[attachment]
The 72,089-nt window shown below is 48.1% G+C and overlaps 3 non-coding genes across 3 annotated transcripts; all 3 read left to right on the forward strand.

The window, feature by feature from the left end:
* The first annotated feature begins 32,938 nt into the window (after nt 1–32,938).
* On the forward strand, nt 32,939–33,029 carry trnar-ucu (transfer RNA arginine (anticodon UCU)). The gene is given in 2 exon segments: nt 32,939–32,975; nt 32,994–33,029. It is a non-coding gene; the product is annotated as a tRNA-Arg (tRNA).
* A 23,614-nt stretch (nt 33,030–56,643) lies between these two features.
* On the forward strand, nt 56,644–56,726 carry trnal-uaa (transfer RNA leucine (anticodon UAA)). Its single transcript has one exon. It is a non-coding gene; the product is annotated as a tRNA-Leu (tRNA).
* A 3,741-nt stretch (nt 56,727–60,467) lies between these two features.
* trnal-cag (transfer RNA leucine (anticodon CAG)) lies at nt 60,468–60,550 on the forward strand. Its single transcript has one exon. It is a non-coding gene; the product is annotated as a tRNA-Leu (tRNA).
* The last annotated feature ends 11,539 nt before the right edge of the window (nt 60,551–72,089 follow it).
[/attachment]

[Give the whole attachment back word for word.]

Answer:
The 72,089-nt window shown below is 48.1% G+C and overlaps 3 non-coding genes across 3 annotated transcripts; all 3 read left to right on the forward strand.

The window, feature by feature from the left end:
* The first annotated feature begins 32,938 nt into the window (after nt 1–32,938).
* On the forward strand, nt 32,939–33,029 carry trnar-ucu (transfer RNA arginine (anticodon UCU)). The gene is given in 2 exon segments: nt 32,939–32,975; nt 32,994–33,029. It is a non-coding gene; the product is annotated as a tRNA-Arg (tRNA).
* A 23,614-nt stretch (nt 33,030–56,643) lies between these two features.
* On the forward strand, nt 56,644–56,726 carry trnal-uaa (transfer RNA leucine (anticodon UAA)). Its single transcript has one exon. It is a non-coding gene; the product is annotated as a tRNA-Leu (tRNA).
* A 3,741-nt stretch (nt 56,727–60,467) lies between these two features.
* trnal-cag (transfer RNA leucine (anticodon CAG)) lies at nt 60,468–60,550 on the forward strand. Its single transcript has one exon. It is a non-coding gene; the product is annotated as a tRNA-Leu (tRNA).
* The last annotated feature ends 11,539 nt before the right edge of the window (nt 60,551–72,089 follow it).